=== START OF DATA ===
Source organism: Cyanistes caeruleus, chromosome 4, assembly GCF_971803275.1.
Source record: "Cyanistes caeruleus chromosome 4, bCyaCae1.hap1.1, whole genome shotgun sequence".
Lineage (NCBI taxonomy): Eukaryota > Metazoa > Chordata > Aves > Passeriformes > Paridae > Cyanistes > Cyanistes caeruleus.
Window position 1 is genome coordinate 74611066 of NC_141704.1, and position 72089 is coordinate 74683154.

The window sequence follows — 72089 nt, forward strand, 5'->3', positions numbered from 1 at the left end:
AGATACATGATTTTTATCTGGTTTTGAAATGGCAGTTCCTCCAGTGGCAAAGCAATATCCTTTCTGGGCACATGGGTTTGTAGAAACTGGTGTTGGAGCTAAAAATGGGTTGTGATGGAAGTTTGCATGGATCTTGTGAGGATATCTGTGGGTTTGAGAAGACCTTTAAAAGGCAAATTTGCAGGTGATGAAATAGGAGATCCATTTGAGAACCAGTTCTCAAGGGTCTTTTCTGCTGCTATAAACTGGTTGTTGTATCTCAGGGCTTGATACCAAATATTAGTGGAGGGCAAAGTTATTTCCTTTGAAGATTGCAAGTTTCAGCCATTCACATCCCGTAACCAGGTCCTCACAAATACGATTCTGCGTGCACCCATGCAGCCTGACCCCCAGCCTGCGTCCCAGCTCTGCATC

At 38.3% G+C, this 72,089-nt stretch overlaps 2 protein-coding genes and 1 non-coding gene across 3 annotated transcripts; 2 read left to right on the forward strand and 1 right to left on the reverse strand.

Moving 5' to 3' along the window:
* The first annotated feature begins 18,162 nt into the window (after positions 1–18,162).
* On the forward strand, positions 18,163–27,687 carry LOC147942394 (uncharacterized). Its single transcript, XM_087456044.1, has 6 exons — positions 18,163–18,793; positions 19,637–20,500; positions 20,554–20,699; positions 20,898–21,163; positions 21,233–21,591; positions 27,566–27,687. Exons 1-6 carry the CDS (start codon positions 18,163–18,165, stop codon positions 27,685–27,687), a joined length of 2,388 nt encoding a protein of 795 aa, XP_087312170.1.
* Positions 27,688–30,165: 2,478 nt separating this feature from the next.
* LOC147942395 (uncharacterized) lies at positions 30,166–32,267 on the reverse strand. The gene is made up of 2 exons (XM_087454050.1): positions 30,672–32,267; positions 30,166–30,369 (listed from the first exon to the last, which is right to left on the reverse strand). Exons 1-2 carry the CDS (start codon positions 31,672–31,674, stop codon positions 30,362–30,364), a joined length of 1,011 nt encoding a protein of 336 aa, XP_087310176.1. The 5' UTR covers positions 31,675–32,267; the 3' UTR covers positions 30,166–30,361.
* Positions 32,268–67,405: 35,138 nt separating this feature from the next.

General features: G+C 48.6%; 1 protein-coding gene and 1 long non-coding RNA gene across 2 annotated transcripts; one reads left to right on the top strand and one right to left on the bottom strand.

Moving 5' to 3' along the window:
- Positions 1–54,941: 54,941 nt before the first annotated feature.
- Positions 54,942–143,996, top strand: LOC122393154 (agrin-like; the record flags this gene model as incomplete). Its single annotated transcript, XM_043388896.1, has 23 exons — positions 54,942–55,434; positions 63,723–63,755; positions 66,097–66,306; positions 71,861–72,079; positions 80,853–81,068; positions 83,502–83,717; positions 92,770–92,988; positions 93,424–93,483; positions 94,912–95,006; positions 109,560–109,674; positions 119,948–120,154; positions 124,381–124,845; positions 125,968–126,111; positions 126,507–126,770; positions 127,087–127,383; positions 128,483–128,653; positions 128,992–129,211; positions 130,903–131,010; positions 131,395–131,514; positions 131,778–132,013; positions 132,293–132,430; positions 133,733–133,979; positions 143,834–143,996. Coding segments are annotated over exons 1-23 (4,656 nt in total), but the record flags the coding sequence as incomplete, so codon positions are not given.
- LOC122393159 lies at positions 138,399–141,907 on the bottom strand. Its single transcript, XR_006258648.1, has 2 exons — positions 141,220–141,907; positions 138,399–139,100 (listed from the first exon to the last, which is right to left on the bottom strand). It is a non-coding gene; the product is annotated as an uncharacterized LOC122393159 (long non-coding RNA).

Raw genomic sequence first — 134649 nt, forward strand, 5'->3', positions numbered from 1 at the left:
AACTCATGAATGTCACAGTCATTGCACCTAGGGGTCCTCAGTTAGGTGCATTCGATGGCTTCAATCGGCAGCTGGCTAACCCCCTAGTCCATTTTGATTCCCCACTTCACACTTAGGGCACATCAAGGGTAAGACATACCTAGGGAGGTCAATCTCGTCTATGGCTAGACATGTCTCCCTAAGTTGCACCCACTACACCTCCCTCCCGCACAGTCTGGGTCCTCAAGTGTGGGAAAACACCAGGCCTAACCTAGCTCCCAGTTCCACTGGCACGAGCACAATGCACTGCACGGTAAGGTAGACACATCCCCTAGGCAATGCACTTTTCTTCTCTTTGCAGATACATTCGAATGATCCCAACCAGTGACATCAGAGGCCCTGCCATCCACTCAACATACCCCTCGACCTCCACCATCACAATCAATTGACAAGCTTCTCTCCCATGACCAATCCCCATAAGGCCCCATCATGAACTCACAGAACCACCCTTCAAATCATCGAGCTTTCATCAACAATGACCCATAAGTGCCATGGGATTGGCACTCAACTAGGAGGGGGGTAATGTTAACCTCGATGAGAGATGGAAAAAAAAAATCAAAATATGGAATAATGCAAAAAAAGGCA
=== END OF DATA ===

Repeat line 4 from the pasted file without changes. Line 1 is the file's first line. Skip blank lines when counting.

Window position 1 is genome coordinate 74611066 of NC_141704.1, and position 72089 is coordinate 74683154.